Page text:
At the farthest, most extreme outer edges of the known automotive universe, such mundane and practical features like “a roof” and “a windshield” have no place. Out here is where only very brave or very foolish drivers dare to tread – but it’s also where you will find the most visceral and exotic machines.
Windshield-less cars are called speedsters, unless you’re Italian, in which case they’re called barchettas, which means “little speed boat.” That’s an apt description for cars that leave the driver and passenger completely exposed to the elements and the rush of air. While not strictly mandatory, we’d strongly advice wearing a good racing helmet if you’re going to pilot these machines at anything above parking lot speeds.
The beauty of cars like these is that they provide the sort of heart-bounding, adrenaline-pumping thrill that can usually only be found but jumping out of an airplane or by strapping yourself to a rocket. And for that, we love these most exotic automotive oddities.
Ferrari SP1 and SP2
If there is a more pure, more beautiful supercar made since the turn of the millennium, we’ve yet to see it. The Ferrari SP1 and SP2 are the first in a series of extremely limited-edition “Icona” series cars that are meant to evoke the greatest cars in the brand’s long history. The SP1 and SP2 (a single seater and a two-seater respectively) are patterned on the first ever barchetta, the 1948 Ferrari 166 MM. When that car hit the stage at the Turin Motor show, Gianni Agnelli – the Italian industrialist and head of FIAT – said it was less like a car and more like a “barchetta,” referring to the Italian for a small speed boat. The SP1/2 are powered by a version of the 6.5-litre V12 from the 812 Superfast, but in this case the motor puts around 800 ponies. It is rumoured to cost around $4.0 million, but for that price Ferrari does throw in a helmet customized by Berluti, which you will definitely need.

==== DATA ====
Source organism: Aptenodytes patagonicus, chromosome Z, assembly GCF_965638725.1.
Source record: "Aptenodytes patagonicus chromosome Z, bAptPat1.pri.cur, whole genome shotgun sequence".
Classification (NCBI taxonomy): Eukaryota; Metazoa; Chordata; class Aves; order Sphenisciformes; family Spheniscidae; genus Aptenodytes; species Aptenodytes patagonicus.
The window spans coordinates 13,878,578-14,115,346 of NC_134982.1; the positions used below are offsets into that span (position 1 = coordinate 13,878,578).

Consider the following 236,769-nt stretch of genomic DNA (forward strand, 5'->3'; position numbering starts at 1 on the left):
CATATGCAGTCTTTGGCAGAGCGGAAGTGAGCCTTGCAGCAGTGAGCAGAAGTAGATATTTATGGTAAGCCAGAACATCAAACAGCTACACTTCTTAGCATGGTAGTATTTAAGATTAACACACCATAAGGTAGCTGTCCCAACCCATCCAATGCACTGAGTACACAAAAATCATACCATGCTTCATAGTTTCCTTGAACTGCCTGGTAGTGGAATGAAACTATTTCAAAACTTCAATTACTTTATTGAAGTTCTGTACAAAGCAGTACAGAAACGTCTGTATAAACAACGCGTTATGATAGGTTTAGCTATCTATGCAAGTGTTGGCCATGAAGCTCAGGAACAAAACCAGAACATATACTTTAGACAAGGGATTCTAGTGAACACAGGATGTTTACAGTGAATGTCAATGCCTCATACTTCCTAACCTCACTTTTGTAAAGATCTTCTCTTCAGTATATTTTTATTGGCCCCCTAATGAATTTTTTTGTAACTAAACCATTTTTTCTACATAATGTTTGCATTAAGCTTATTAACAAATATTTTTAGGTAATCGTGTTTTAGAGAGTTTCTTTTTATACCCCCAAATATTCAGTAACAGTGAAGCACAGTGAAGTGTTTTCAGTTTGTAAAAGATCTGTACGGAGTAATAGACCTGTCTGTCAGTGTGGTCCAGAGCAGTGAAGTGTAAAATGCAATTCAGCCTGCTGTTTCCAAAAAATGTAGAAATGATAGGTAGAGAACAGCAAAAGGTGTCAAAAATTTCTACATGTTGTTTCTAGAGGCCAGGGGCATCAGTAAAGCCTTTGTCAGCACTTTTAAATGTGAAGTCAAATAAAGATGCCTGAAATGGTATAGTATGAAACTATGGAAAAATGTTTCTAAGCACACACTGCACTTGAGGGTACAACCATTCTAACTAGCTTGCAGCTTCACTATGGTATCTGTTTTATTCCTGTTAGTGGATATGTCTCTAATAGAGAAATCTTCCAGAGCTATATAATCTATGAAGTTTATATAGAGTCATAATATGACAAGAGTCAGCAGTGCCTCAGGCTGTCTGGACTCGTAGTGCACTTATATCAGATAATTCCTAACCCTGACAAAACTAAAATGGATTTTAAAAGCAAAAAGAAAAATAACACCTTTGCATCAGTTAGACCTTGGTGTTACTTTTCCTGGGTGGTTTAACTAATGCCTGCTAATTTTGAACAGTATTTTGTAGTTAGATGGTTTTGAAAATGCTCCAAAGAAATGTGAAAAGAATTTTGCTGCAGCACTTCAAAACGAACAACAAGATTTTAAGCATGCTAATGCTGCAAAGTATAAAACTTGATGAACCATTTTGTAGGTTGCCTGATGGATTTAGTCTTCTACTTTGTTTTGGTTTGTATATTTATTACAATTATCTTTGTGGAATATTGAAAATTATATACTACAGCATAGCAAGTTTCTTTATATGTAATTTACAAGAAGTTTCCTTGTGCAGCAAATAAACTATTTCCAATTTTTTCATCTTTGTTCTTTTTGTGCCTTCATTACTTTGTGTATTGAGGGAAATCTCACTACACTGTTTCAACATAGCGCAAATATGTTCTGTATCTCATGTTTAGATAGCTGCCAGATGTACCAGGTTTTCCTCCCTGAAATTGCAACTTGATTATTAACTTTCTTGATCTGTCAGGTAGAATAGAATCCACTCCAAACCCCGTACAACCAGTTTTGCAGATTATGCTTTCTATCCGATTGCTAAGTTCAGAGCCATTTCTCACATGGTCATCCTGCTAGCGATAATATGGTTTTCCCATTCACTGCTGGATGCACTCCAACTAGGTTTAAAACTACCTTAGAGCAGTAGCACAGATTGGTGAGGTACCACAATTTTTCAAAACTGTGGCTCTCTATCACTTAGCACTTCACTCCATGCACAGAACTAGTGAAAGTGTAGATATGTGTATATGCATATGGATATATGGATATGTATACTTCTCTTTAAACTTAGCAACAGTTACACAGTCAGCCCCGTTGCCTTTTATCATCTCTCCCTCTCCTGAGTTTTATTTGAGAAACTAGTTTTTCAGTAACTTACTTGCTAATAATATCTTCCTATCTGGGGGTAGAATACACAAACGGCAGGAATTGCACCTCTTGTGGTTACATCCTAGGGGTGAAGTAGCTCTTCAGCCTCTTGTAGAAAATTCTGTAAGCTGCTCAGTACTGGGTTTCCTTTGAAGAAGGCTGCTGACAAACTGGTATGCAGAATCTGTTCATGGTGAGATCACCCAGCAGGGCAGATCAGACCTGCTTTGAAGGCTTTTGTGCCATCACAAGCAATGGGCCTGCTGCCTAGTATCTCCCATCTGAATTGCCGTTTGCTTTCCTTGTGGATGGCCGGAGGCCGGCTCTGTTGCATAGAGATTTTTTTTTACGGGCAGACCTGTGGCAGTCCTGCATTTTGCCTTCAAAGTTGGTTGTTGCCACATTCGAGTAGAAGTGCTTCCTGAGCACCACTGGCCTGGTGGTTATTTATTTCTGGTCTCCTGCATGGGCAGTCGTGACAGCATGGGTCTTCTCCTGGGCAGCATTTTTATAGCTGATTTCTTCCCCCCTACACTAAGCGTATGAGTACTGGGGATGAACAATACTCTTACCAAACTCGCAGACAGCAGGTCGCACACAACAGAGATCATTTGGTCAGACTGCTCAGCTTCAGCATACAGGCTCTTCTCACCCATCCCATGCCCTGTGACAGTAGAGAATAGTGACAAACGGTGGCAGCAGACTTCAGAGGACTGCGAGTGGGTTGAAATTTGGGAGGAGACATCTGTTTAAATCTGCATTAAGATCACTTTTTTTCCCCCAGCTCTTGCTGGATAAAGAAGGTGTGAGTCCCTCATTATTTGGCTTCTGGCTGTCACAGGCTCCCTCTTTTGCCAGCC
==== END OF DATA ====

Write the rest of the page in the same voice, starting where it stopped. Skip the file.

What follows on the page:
Aston Martin V12 Speedster
Aston Martin has been keeping the crazy limited-edition cars coming thick and fast: the One77, the various Zagatos, the Valkyrie, the Lagonda Taraf, the Valhalla, the Victor and this: the V12 Speedster. The company says it is a car for its most “demanding” customers. Like Ferrari, Aston also has a long history with open-top cars, dating back to the 1959 Le Mans-winning DBR1 (one of which recently sold for around $30 million). The influence of the company’s even-more- skeletal 2013 CC100 concept is evident here too. The body is entirely carbon-fibre. “It’s also inspired by fighter jets as much as it is by our history, and it has been created to deliver an incredibly visceral experience, hence why it is a V12, rather than a V8,” said Miles Nurnberger, Aston’s director of design.
You don’t get to become the world’s most successful Formula 1 racing team without having a powerhouse R&D department full of world-class engineering talent. Recently, McLaren put its considerable resources into solving a unique problem with cars like this: in the absence of a proper windshield, your face (or helmet) takes the brunt of a 200 km/h breeze. In the open-top Elva, McLaren invented a series of aero-channels that create a bubble of calm air around the occupants. An active carbon-fibre wind deflector rises into the air stream as the car’s speed rises, and retracts when it’s not needed. The Elva can go from 0-200 km/h in just 6.7 seconds, at which speed you’ll be very grateful for such clever engineering.
Lamborghini Aventador J
Of course the company with the raging bull emblem would make an outlandish roofless supercar. We’d only be shocked if they didn’t. But, the Aventador J almost didn’t happen. It was developed in just few months, at the behest of the company’s CEO, so Lamborghini could have something wild to show off at the Geneva Motor Show in 2012. So, the designer, Filippo Perini sketched the Aventador J in a single day. Hardly any of the original Aventador remains, save for the big V12 motor. The one-off was sold, even before it hit the show floor, to one of Lambo’s best customers for roughly $3 million.
Mercedes-Benz SLR McLaren Stirling Moss
Back in the early ‘00s, McLaren and Mercedes got together to build a rare piece of automotive exotica with an awkward name: the Mercedes-Benz SLR McLaren. The ungainly moniker was made up for the by its F1-car nose job, side-exit exhaust pipes, a chassis that utilized every exotic material known to man, and an immense supercharged V8 engine that produced 650 hp. The roofless Stirling Moss edition was built in 2009, in a limited run of just 75 cars, to commemorate Moss’s heroic victories in deadly races throughout the 1950s, including the Mille Miglia and Targa Florio. Moss’s car of choice back then? The Mercedes 300 SL. Look at it side by side with this SLR and the lineage is obvious. Each Stirling Moss SLR carried a price of EUR$750,000 when new, but they’re worth a whole lot more now.